In a recent op-ed for the Financial Times, Nigerian President Muhammadu Buhari stressed that the lesson for Africa from the Afghanistan debacle is that military force is not enough to defeat extremists or guarantee the transformation of societies. “Although sheer force can blunt terror,” he wrote, “its removal can cause the threat to return”.

He argued that what Africa needs in order to eliminate terror is “not swords but ploughshares”, economic partnerships that deliver real benefits, such as jobs, to the masses. “The boots we need on the ground are those of constructors, not the military.”

While there is profound truth in what he wrote, it is not the whole truth. Economic growth, even broad-based economic growth, and investments in building up the security infrastructure of troubled states may be necessary, but it is not sufficient. A fundamental component of what is lacking both in Afghanistan and Somalia is government legitimacy based on the population’s participation in government creation and decision-making and the ability to hold it accountable for its failures – in short, real democracy.

“The Taliban are inheriting a different country than they left 20 years ago,” US Congressman Jake Auchincloss, a Marine veteran who led patrols through Afghanistan, said in a recent interview. “The literacy rate has doubled, the infant mortality rate has halved, access to electricity has tripled or quadrupled, there are ten times as many kids in school as there were 20 years ago, 40 percent of whom are girls. The Taliban are inheriting a country in which real progress has been made.”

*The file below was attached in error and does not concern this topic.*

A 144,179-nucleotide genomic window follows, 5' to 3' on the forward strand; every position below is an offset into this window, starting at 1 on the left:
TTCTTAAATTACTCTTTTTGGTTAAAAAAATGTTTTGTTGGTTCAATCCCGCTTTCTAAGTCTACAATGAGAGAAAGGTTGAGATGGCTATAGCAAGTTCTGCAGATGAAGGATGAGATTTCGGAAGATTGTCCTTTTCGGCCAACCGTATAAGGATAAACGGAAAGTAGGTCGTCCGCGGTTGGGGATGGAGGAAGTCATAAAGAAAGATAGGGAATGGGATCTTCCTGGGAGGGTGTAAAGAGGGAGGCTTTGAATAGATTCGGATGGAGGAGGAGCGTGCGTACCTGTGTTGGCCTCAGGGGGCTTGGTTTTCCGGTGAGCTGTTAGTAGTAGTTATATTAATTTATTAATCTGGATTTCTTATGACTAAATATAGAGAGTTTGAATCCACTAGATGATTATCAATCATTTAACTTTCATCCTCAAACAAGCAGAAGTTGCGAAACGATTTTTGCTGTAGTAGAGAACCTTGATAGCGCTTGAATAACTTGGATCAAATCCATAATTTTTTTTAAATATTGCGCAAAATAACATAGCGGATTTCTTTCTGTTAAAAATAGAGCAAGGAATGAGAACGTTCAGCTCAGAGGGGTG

The question for Western policymakers should not just be whether, as Auchincloss asked, the Taliban will maintain this progress, but why, despite it, the country still fell.

The idea that populations can either be frightened into compliance by the prospect of a return to anarchy or their allegiance bought by economic growth and token participation in the form of voting in non-credible elections is the mainstay of international interventions which tend to appease, engage and empower corrupt elites, while doing little to deliver accountability. But this has been proven wrong in Afghanistan.

As detailed by former journalist Sarah Chayes in a scathing reflection on the US occupation, “Afghans could not be expected to take risks on behalf of a government that was as hostile to their interests as the Taliban were … For two decades, American leadership on the ground and in Washington proved unable to take in this simple message.” During that time “cronyism, rampant corruption, [and] a Ponzi scheme disguised as a banking system” flourished, she wrote.

The Faustian bargain which trades real investment in accountable institutions for pliable, properly Westernised individuals promising gains in security and the economy has a short shelf life. And when interventions install, tolerate and protect rulers who manipulate elections and build superficial regimes characterised by impunity, they entrench fragility rather than stability and become part of the problem rather than a vehicle for solutions.

That is the true lesson of Afghanistan. And it is one that those working to help Somalia should pay heed to.

The views expressed in this article are the author’s own and do not necessarily reflect Axadle’s editorial stance.